The toner cartridge 26 can be a disposable unit because the drive units 27 are arranged on the housing 210, while the magnetic rollers 263 are located inside. Since the liquid toner tank TLT and the concentrated toner tank TCT are formed integrally with each other, moreover, they need not be separately connected to the electrophotographic printer 1. Thus, the number of junctions between each toner cartridge 26 and the printer 1 can be lessened, so that the printer 1 can be simplified in construction, and its components can be reduced in number.

Further, the developing means 20 is provided with squeeze means for removing the surplus liquid toners from the photosensitive drum 11. Referring now to FIGS. 12 to 15, the squeeze means will be described.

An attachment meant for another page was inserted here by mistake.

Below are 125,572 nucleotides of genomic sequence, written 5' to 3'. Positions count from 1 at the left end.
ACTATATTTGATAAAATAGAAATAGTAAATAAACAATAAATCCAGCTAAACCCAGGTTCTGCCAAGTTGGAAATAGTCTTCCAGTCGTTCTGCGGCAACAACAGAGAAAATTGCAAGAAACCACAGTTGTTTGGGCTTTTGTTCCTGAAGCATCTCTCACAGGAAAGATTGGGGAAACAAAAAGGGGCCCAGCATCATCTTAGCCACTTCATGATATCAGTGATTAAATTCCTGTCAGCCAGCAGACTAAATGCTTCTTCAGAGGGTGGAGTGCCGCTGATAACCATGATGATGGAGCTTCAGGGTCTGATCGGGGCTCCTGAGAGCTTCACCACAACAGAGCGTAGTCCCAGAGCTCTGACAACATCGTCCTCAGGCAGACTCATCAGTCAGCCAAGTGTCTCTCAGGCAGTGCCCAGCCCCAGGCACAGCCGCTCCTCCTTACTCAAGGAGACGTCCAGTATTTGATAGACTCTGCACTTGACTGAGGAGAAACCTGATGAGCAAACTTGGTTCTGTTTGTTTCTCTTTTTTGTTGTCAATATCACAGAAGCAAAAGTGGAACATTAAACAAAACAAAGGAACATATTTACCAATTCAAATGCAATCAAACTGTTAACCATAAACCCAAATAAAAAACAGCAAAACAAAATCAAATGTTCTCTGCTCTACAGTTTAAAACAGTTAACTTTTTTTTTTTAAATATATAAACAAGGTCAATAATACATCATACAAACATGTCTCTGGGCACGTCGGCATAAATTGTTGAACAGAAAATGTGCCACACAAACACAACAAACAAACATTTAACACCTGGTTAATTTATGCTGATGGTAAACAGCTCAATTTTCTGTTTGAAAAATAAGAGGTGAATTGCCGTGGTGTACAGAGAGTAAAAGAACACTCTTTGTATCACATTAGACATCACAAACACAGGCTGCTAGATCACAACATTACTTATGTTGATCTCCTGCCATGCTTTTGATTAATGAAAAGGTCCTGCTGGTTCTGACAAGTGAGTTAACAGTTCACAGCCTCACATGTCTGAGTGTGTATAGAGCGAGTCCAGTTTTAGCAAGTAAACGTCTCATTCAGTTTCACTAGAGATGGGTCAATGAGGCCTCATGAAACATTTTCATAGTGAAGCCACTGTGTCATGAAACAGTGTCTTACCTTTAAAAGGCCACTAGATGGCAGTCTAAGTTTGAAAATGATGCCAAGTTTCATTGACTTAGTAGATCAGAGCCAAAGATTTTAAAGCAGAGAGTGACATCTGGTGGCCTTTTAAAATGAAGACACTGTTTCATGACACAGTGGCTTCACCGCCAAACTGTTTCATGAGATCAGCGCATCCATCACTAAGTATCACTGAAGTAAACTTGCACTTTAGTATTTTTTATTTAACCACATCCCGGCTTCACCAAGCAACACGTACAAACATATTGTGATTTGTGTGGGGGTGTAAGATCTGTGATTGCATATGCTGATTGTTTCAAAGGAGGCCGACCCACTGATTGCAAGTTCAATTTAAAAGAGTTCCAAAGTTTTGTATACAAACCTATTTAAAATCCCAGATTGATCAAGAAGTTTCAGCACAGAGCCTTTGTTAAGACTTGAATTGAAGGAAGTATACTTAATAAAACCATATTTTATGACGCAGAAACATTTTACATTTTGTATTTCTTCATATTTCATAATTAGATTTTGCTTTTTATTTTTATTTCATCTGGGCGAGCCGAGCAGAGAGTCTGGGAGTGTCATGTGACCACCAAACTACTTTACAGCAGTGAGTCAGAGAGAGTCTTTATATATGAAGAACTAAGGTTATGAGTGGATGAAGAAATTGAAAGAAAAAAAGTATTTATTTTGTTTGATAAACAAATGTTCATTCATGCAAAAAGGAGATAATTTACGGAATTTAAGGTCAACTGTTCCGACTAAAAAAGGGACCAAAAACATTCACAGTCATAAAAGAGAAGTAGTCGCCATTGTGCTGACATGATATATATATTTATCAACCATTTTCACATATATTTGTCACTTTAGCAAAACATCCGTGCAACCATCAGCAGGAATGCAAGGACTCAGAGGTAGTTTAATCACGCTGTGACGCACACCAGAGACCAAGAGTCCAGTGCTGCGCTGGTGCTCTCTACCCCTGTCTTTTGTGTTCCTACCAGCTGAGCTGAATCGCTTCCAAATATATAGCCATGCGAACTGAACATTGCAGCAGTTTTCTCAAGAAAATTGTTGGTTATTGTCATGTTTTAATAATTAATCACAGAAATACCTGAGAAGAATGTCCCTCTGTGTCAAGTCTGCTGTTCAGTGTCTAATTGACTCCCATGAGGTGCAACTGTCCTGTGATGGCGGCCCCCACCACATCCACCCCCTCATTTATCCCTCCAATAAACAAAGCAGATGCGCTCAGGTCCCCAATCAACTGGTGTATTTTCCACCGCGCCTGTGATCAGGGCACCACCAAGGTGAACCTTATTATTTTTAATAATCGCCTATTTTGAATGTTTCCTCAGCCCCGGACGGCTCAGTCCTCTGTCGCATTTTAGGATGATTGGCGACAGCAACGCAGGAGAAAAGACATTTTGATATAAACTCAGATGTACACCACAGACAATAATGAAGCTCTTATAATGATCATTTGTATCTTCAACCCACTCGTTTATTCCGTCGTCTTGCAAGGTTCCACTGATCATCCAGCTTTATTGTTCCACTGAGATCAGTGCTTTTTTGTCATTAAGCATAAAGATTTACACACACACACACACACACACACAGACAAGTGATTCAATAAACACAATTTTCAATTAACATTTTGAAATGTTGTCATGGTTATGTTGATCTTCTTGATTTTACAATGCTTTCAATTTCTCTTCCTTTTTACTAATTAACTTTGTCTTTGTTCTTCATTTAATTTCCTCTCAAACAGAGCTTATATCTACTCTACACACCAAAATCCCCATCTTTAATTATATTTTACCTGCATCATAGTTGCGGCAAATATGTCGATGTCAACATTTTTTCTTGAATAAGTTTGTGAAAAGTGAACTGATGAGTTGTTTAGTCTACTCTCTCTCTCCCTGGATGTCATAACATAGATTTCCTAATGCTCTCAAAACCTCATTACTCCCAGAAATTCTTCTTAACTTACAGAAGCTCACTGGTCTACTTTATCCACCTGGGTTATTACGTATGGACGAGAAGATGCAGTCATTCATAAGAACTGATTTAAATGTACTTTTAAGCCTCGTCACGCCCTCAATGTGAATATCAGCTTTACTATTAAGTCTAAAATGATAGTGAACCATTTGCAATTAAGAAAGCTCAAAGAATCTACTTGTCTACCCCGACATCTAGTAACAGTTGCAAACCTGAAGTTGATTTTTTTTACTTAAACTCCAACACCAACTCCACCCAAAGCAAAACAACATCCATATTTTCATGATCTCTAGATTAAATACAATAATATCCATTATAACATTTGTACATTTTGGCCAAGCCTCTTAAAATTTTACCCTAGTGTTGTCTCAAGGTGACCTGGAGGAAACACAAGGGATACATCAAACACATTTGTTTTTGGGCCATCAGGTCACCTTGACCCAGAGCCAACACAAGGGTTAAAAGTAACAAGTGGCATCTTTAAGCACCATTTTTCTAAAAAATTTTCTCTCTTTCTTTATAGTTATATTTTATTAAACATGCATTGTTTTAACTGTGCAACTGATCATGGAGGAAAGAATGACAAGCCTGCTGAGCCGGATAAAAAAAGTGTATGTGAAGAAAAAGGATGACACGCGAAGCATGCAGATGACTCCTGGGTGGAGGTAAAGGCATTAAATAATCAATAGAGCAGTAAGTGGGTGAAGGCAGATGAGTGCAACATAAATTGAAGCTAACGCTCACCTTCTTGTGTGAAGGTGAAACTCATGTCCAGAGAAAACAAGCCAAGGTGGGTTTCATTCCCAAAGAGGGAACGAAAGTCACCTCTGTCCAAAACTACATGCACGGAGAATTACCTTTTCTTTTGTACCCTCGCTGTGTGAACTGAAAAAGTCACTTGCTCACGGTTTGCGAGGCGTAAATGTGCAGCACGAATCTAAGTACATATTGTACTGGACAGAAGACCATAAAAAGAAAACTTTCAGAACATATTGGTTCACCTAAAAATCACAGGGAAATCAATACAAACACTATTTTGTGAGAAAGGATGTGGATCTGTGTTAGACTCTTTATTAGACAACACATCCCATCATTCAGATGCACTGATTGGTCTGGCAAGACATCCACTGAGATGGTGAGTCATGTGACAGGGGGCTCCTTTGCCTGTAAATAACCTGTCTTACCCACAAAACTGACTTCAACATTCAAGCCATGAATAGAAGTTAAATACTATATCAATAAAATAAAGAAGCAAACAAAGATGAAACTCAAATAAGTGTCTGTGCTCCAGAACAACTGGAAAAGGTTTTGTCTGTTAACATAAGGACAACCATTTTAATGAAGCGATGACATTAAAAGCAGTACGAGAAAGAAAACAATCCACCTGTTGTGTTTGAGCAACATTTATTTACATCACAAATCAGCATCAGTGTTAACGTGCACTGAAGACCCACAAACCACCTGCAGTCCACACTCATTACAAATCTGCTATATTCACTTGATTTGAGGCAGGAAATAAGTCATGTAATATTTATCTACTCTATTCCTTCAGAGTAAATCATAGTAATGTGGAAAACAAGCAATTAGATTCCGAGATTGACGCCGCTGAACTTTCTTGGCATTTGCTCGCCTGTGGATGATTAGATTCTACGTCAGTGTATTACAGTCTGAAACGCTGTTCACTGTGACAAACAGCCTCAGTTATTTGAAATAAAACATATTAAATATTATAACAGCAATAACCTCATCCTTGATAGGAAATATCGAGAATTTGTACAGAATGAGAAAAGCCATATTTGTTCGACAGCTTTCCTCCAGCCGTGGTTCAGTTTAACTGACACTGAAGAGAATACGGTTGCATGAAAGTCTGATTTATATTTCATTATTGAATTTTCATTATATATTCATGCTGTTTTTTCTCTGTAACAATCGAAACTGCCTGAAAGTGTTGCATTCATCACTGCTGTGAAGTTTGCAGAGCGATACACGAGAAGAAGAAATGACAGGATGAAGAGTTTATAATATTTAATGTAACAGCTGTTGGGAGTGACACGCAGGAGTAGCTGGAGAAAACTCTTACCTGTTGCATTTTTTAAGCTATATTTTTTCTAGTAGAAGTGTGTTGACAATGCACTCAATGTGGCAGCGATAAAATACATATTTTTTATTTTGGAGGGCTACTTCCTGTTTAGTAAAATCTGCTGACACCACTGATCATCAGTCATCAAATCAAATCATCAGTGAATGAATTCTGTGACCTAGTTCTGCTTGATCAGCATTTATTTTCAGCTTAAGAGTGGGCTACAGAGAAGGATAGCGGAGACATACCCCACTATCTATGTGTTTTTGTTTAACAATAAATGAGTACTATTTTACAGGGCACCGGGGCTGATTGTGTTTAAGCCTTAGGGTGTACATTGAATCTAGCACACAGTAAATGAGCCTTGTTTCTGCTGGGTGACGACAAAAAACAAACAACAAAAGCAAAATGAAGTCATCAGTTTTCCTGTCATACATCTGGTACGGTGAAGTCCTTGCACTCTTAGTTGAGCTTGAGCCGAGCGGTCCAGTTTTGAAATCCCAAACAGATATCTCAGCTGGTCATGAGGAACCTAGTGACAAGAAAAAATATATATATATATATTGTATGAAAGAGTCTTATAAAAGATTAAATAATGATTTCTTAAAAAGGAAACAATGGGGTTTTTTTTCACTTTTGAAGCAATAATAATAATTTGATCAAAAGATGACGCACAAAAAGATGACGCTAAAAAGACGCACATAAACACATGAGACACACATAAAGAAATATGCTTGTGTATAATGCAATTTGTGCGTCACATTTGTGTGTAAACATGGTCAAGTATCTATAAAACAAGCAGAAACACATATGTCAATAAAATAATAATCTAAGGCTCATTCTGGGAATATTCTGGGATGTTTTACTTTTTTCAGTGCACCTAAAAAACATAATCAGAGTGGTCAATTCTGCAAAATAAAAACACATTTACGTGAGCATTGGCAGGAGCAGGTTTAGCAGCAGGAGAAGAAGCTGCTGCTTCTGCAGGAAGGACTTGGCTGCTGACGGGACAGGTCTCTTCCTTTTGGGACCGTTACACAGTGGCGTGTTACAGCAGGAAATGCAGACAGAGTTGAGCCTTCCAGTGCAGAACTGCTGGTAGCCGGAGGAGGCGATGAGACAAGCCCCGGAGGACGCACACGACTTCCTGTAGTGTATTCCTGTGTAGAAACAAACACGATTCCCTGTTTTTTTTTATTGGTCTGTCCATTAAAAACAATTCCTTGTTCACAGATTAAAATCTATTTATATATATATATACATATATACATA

The squeeze means 80 comprises a squeeze blade 81 and a supporting shaft 82, which are provided for each developing unit, as well as a drive rack member 83, a rotary solenoid 84, and a guide member 85.

As shown in FIGS. 12 and 15, each squeeze blade 81 is mounted on a each corresponding supporting shaft 82 by means of mounting plates 82a and 82b. Normally, the blade 81 is substantially horizontal so that it is not in contact with the photosensitive drum 11, as shown in FIG. 12.

Each supporting shaft 82 extends along the longitudinal direction of each corresponding squeeze roller so as to be adjacent thereto, in its corresponding liquid tank of the developing means 20. As shown in FIGS. 12 and 14, a pinion 82c is mounted on an end portion of the supporting shaft 82 which projects from the front of each corresponding one of liquid tanks 211 to 241.